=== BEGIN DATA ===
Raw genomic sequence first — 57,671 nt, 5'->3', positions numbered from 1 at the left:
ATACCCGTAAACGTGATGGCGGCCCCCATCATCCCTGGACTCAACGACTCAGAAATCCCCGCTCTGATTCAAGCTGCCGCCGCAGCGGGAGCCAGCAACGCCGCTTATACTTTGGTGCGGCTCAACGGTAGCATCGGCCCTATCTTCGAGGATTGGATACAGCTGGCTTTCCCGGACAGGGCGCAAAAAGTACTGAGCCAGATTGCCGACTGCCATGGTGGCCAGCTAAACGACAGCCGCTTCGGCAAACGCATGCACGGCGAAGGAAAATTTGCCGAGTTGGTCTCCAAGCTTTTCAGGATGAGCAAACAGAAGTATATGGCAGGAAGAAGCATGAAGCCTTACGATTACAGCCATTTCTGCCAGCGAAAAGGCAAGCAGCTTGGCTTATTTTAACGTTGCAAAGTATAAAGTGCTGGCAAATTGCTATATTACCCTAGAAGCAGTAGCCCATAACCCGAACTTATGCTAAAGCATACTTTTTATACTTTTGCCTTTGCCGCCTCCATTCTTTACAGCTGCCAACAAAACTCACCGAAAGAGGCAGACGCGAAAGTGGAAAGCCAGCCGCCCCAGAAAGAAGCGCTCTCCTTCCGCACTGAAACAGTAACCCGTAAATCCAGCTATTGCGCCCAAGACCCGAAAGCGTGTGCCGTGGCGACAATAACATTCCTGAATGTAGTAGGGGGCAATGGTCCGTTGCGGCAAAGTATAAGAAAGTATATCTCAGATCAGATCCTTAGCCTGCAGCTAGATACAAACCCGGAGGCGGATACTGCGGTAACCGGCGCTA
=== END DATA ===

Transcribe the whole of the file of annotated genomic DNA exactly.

Raw genomic sequence first — 57,671 nt, 5'->3', positions numbered from 1 at the left:
ATACCCGTAAACGTGATGGCGGCCCCCATCATCCCTGGACTCAACGACTCAGAAATCCCCGCTCTGATTCAAGCTGCCGCCGCAGCGGGAGCCAGCAACGCCGCTTATACTTTGGTGCGGCTCAACGGTAGCATCGGCCCTATCTTCGAGGATTGGATACAGCTGGCTTTCCCGGACAGGGCGCAAAAAGTACTGAGCCAGATTGCCGACTGCCATGGTGGCCAGCTAAACGACAGCCGCTTCGGCAAACGCATGCACGGCGAAGGAAAATTTGCCGAGTTGGTCTCCAAGCTTTTCAGGATGAGCAAACAGAAGTATATGGCAGGAAGAAGCATGAAGCCTTACGATTACAGCCATTTCTGCCAGCGAAAAGGCAAGCAGCTTGGCTTATTTTAACGTTGCAAAGTATAAAGTGCTGGCAAATTGCTATATTACCCTAGAAGCAGTAGCCCATAACCCGAACTTATGCTAAAGCATACTTTTTATACTTTTGCCTTTGCCGCCTCCATTCTTTACAGCTGCCAACAAAACTCACCGAAAGAGGCAGACGCGAAAGTGGAAAGCCAGCCGCCCCAGAAAGAAGCGCTCTCCTTCCGCACTGAAACAGTAACCCGTAAATCCAGCTATTGCGCCCAAGACCCGAAAGCGTGTGCCGTGGCGACAATAACATTCCTGAATGTAGTAGGGGGCAATGGTCCGTTGCGGCAAAGTATAAGAAAGTATATCTCAGATCAGATCCTTAGCCTGCAGCTAGATACAAACCCGGAGGCGGATACTGCGGTAACCGGCGCTA